In sum, both nations treated themselves to one-time consumption binges courtesy of adopting monetary and exchange rate policies that gave them temporary credibility and temporarily enhanced access to capital markets. But both foreign exchange rate policies were unsustainable, absent significant structural reforms and programs to unwind their uncompetitive labour costs.
While there are many similarities between the Greek and the Argentine experiences, as a member of the Eurozone, Greece cannot inflate (and reduce its real debt burden) and it cannot devalue its currency. This is a severe constraint. In December 2001, Argentina defaulted on its debt (resulting in principal reductions of nearly 75%, similar to the effective recent default on Greece’s debt held by foreign private creditors) and abolished its currency board and US dollar peg, and the Argentine peso depreciated approximately 75%. The depreciation foment generated a temporary spike in inflation (equivalent to a 40% rise in its general price level) that reduced real wages and income, but stimulated exports (benefiting from rising commodity prices, exports rose 52% in the first five years of recovery). This fuelled a near 300% surge in business investment, which fed back into modest increases into jobs and domestic consumption.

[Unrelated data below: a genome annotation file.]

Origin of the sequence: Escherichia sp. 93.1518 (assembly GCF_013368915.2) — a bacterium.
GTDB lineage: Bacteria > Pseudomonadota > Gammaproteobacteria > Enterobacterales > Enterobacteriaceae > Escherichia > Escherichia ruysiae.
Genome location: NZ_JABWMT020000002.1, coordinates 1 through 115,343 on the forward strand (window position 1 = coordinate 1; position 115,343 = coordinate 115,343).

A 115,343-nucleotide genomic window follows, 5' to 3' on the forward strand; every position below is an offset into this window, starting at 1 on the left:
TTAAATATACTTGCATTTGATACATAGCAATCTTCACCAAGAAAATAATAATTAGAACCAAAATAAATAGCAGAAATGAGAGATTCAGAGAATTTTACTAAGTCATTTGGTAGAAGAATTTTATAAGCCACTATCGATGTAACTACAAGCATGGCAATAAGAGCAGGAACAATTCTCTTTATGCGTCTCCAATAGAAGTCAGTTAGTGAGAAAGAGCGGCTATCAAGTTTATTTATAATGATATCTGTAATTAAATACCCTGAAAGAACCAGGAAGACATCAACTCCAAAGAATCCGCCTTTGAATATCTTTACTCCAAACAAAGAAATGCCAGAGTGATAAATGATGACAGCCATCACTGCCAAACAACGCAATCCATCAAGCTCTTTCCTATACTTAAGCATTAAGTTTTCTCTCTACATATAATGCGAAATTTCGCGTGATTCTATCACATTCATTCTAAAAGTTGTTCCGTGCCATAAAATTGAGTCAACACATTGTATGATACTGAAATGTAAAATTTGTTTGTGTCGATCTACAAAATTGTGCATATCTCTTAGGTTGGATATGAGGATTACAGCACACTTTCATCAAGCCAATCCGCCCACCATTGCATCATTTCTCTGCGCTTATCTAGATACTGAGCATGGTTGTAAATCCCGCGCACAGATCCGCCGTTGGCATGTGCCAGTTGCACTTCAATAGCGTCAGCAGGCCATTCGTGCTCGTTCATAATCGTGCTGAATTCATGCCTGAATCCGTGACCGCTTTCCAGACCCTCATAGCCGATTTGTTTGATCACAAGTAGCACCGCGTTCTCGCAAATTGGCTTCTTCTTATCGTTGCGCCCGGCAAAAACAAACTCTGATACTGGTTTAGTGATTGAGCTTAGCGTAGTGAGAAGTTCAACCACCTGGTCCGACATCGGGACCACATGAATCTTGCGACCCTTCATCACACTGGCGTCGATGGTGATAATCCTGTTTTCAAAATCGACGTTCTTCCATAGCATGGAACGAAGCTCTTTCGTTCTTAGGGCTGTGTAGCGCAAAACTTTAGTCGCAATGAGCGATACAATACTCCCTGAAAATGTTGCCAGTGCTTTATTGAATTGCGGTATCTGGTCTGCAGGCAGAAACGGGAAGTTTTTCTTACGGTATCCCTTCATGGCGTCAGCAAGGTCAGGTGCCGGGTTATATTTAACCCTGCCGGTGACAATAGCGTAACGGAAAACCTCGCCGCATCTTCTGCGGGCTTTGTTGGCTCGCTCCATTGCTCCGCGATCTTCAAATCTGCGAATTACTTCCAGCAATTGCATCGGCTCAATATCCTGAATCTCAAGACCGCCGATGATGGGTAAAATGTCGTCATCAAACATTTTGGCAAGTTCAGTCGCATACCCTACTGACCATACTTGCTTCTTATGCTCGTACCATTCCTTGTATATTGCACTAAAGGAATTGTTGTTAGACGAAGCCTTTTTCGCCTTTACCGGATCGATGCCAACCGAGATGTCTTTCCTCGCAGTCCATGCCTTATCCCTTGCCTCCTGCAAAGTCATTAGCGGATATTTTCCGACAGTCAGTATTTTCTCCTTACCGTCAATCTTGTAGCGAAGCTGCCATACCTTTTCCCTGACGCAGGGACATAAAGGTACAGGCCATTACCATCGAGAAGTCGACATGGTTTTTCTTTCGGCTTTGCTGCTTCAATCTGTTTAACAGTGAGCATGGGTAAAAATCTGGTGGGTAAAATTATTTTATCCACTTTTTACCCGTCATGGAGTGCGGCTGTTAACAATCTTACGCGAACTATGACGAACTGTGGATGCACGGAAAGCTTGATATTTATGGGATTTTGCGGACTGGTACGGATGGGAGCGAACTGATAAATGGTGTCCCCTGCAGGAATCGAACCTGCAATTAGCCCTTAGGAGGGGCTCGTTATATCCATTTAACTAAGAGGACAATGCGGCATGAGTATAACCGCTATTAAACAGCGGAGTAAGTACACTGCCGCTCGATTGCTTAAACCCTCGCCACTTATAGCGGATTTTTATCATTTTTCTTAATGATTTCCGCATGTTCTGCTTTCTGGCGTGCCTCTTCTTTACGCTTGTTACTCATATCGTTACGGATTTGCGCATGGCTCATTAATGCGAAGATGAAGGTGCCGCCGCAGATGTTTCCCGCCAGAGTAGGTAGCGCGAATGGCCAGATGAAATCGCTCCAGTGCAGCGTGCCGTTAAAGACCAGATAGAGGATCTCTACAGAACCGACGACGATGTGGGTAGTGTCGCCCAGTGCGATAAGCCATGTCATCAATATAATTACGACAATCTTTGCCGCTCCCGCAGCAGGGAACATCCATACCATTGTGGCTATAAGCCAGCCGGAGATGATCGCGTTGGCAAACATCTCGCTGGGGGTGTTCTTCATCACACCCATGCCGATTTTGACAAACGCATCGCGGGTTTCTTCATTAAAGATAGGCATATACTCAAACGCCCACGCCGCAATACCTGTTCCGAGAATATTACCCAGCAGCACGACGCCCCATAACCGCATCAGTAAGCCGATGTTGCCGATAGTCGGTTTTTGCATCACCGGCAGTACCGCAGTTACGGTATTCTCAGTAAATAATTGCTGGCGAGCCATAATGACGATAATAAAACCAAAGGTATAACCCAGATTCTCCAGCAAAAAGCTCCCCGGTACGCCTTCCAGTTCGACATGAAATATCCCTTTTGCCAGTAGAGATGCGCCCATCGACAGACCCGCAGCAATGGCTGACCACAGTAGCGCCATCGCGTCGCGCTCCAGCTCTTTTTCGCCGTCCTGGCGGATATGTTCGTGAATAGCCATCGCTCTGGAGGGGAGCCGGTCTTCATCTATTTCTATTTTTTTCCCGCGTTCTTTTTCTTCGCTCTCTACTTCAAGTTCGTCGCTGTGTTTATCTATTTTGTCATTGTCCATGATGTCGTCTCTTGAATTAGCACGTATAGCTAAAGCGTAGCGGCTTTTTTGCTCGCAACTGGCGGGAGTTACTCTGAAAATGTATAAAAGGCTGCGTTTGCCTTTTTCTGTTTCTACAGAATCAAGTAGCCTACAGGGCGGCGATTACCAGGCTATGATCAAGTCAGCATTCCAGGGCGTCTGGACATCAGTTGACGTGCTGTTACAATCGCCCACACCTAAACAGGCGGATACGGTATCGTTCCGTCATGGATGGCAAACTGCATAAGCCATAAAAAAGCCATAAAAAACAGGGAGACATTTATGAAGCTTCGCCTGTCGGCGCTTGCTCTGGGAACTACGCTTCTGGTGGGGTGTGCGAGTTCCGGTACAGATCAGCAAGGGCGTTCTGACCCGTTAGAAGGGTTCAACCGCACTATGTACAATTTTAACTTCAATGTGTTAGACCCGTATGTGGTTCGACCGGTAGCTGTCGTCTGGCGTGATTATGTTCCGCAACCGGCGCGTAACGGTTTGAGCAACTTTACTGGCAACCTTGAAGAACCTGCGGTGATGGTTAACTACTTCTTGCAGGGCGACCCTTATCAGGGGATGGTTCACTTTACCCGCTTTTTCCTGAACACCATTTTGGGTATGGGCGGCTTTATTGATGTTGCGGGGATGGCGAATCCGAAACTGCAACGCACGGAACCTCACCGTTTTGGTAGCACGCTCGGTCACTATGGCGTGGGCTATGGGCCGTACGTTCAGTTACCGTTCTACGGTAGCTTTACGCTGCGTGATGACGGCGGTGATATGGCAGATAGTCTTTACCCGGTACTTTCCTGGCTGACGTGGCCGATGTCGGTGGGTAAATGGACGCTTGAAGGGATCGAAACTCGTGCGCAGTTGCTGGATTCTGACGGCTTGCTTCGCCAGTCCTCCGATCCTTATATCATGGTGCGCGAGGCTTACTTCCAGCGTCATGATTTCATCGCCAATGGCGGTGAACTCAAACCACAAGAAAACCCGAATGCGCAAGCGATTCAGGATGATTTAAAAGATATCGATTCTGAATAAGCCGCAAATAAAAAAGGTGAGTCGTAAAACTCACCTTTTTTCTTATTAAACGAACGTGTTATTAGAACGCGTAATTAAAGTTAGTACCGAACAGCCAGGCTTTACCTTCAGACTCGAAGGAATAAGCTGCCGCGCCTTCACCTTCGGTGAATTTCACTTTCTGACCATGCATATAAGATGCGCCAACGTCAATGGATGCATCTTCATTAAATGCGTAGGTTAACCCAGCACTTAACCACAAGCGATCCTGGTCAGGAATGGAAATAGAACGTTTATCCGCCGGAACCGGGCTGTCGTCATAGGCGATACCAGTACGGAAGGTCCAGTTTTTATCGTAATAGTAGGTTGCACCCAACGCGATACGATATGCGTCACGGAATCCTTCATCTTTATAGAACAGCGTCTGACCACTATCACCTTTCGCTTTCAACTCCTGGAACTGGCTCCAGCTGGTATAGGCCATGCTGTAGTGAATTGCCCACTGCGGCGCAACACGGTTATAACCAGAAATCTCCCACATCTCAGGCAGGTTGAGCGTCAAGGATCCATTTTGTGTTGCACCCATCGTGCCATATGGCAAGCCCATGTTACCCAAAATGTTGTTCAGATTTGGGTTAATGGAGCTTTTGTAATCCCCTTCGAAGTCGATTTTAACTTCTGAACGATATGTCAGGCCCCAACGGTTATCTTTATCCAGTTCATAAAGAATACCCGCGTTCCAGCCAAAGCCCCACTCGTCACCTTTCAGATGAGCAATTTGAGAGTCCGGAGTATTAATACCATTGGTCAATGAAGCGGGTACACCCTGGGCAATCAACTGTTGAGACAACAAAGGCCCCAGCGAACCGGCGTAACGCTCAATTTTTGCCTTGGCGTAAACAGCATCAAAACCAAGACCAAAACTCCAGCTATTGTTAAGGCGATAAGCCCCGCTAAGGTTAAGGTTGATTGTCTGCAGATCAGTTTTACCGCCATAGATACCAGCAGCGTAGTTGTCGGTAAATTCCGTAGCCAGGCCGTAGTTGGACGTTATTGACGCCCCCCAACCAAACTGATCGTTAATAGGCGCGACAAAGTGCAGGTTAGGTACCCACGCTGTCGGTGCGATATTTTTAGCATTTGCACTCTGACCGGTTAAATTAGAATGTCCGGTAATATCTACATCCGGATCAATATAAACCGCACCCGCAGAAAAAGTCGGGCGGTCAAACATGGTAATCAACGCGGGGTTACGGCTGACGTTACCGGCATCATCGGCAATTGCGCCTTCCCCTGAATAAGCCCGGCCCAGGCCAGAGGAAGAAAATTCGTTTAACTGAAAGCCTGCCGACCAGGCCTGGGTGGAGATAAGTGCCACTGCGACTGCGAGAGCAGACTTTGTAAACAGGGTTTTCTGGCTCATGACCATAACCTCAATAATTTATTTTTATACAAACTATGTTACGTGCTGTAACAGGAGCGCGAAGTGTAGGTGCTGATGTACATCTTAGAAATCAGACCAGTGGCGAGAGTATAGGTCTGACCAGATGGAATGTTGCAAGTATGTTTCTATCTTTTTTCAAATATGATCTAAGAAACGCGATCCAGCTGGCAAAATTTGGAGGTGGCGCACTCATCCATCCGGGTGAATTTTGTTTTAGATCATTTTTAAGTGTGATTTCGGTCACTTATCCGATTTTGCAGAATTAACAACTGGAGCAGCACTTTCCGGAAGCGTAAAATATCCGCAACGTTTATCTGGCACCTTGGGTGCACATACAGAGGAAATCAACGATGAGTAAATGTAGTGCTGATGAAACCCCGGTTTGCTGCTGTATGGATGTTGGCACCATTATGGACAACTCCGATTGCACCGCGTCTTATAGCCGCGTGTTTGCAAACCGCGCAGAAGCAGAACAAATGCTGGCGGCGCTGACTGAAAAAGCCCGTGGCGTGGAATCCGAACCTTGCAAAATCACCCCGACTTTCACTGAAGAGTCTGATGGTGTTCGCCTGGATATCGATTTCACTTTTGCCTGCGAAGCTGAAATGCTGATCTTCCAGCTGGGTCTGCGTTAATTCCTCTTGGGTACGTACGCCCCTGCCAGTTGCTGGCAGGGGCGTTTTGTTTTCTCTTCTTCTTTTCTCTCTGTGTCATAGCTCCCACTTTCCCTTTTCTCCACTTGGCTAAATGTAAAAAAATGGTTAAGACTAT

Greece’s present situation may be more severe than Argentina’s, and its road to recovery faces imposing challenges. Recession is pushing up Greece’s unemployment, pushing its fiscal targets further away and hindering reform efforts. To receive the next round of financial support, Greece has promised more fiscal austerity (3.6% of GDP reduction in deficit), which may accelerate the fall in domestic demand (see Wyplosz 2012). Greece’s exports are also declining, and its unit labour costs have risen roughly 40% more than Germany’s since 2000. Greece must regain competitiveness through some combination of rising labour productivity and lower wages. In an environment of declining aggregate demand, the burden of adjustment will fall largely on real wages. Without the ability to inflate, Greece therefore faces an unpopular adjustment that may further social unrest. And even if Greece were to somehow implement economic reforms and restore competitiveness, its export base is very modest, and it is highly unlikely that Greece’s exports and investment will surge as Argentina’s did.